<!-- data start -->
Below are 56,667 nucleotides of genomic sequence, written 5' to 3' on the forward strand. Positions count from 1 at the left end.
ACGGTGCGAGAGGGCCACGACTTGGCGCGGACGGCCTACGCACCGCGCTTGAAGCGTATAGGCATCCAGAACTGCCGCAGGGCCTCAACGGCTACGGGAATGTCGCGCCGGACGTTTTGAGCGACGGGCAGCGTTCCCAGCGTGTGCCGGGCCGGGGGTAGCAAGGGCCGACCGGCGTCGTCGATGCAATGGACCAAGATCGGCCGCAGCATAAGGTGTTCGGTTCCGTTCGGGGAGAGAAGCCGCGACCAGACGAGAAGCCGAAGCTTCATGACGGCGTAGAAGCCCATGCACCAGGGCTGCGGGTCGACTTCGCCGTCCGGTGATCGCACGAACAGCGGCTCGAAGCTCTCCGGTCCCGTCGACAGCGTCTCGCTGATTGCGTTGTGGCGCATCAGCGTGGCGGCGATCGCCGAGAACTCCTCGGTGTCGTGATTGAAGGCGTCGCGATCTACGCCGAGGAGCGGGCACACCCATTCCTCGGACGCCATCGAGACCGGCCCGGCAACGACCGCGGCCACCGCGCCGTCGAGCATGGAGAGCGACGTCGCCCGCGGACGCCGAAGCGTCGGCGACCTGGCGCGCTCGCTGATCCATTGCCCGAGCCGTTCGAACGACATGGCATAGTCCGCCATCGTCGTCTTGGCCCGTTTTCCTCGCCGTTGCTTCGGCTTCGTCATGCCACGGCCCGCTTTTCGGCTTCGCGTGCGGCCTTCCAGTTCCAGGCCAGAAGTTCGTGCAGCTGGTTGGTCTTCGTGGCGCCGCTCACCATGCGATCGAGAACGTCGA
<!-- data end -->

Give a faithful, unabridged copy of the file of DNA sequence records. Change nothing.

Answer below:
Below are 56,667 nucleotides of genomic sequence, written 5' to 3' on the forward strand. Positions count from 1 at the left end.
ACGGTGCGAGAGGGCCACGACTTGGCGCGGACGGCCTACGCACCGCGCTTGAAGCGTATAGGCATCCAGAACTGCCGCAGGGCCTCAACGGCTACGGGAATGTCGCGCCGGACGTTTTGAGCGACGGGCAGCGTTCCCAGCGTGTGCCGGGCCGGGGGTAGCAAGGGCCGACCGGCGTCGTCGATGCAATGGACCAAGATCGGCCGCAGCATAAGGTGTTCGGTTCCGTTCGGGGAGAGAAGCCGCGACCAGACGAGAAGCCGAAGCTTCATGACGGCGTAGAAGCCCATGCACCAGGGCTGCGGGTCGACTTCGCCGTCCGGTGATCGCACGAACAGCGGCTCGAAGCTCTCCGGTCCCGTCGACAGCGTCTCGCTGATTGCGTTGTGGCGCATCAGCGTGGCGGCGATCGCCGAGAACTCCTCGGTGTCGTGATTGAAGGCGTCGCGATCTACGCCGAGGAGCGGGCACACCCATTCCTCGGACGCCATCGAGACCGGCCCGGCAACGACCGCGGCCACCGCGCCGTCGAGCATGGAGAGCGACGTCGCCCGCGGACGCCGAAGCGTCGGCGACCTGGCGCGCTCGCTGATCCATTGCCCGAGCCGTTCGAACGACATGGCATAGTCCGCCATCGTCGTCTTGGCCCGTTTTCCTCGCCGTTGCTTCGGCTTCGTCATGCCACGGCCCGCTTTTCGGCTTCGCGTGCGGCCTTCCAGTTCCAGGCCAGAAGTTCGTGCAGCTGGTTGGTCTTCGTGGCGCCGCTCACCATGCGATCGAGAACGTCGA